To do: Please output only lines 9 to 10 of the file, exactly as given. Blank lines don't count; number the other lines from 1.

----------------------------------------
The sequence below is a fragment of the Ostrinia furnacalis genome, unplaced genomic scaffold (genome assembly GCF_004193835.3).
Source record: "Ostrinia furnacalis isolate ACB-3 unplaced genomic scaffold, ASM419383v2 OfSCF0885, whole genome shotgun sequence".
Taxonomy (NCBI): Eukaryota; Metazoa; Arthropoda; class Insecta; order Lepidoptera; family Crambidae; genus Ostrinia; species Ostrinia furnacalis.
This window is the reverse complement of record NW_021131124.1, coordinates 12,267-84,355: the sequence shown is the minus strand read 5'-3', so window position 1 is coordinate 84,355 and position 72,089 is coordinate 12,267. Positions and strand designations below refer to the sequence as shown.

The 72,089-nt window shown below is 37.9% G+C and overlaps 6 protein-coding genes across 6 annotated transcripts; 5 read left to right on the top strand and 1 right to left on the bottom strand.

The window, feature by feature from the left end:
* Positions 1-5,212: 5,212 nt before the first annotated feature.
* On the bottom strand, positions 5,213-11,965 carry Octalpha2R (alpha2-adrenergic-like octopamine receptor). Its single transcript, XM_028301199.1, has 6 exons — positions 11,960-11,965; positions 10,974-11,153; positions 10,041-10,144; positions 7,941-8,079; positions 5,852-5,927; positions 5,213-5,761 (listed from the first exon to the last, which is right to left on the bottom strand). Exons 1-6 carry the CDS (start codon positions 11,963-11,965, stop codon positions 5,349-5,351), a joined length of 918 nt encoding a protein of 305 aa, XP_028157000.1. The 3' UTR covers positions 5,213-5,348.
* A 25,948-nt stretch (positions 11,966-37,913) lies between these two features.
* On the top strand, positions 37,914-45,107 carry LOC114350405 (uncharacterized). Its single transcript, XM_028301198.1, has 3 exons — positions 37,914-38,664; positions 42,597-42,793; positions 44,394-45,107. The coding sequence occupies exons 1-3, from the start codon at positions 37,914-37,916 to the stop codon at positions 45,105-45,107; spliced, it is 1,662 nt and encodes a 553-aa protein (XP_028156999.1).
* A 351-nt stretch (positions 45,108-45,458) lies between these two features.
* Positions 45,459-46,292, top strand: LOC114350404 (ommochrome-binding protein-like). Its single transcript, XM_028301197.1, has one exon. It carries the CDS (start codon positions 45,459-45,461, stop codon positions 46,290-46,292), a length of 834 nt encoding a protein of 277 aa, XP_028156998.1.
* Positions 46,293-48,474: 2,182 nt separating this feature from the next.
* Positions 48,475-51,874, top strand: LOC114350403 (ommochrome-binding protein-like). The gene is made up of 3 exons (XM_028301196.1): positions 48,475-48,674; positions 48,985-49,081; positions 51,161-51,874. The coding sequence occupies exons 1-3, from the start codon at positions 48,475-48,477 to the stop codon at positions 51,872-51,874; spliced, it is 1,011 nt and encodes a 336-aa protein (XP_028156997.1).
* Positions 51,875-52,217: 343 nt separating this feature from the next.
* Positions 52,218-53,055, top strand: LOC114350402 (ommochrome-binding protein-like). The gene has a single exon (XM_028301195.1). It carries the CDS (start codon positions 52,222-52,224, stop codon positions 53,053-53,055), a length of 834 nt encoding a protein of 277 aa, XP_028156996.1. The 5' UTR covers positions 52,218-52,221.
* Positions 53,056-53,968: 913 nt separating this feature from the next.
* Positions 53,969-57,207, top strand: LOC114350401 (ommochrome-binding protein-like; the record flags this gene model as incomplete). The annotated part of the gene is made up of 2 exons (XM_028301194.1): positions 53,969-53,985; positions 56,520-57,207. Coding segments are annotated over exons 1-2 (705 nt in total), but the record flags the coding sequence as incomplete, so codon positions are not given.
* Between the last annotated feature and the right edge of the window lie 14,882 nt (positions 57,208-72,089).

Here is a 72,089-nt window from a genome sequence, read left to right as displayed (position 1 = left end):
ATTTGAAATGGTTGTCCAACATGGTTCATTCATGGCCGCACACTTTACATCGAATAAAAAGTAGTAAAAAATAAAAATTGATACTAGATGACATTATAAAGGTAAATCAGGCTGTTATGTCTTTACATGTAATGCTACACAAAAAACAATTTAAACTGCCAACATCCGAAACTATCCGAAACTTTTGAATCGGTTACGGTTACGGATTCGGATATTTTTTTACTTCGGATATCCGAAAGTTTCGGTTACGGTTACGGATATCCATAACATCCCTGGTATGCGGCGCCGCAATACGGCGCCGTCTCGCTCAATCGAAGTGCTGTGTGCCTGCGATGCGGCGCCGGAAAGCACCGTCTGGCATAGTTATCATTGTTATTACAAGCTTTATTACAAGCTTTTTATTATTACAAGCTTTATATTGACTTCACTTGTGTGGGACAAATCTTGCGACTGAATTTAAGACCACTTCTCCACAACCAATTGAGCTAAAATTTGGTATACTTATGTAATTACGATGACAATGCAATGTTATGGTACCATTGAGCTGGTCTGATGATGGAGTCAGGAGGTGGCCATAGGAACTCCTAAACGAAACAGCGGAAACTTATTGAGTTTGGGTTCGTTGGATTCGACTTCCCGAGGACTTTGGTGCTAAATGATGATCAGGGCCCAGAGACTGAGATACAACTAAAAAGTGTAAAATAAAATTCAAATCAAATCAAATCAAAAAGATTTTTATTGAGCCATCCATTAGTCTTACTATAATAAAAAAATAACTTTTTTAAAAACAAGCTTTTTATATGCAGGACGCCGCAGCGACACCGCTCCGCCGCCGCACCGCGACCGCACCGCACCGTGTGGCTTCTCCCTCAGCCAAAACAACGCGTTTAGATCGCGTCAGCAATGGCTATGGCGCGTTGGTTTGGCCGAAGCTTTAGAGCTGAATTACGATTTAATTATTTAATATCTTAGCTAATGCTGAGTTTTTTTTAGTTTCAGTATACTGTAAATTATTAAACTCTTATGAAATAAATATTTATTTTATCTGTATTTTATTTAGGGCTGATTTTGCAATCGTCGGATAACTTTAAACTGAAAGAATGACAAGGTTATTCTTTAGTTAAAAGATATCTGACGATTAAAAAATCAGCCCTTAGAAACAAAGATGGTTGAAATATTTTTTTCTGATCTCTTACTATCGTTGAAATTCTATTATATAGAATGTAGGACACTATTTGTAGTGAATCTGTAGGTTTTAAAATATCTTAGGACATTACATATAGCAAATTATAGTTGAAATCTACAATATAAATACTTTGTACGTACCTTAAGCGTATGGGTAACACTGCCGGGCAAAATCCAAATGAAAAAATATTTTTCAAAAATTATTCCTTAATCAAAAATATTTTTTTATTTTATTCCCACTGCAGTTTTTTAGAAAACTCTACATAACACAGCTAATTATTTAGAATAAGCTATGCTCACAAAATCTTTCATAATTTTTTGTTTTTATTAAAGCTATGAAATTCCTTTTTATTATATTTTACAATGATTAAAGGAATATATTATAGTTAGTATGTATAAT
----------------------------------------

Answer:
* A 25,948-nt stretch (positions 11,966-37,913) lies between these two features.
* On the top strand, positions 37,914-45,107 carry LOC114350405 (uncharacterized). Its single transcript, XM_028301198.1, has 3 exons — positions 37,914-38,664; positions 42,597-42,793; positions 44,394-45,107. The coding sequence occupies exons 1-3, from the start codon at positions 37,914-37,916 to the stop codon at positions 45,105-45,107; spliced, it is 1,662 nt and encodes a 553-aa protein (XP_028156999.1).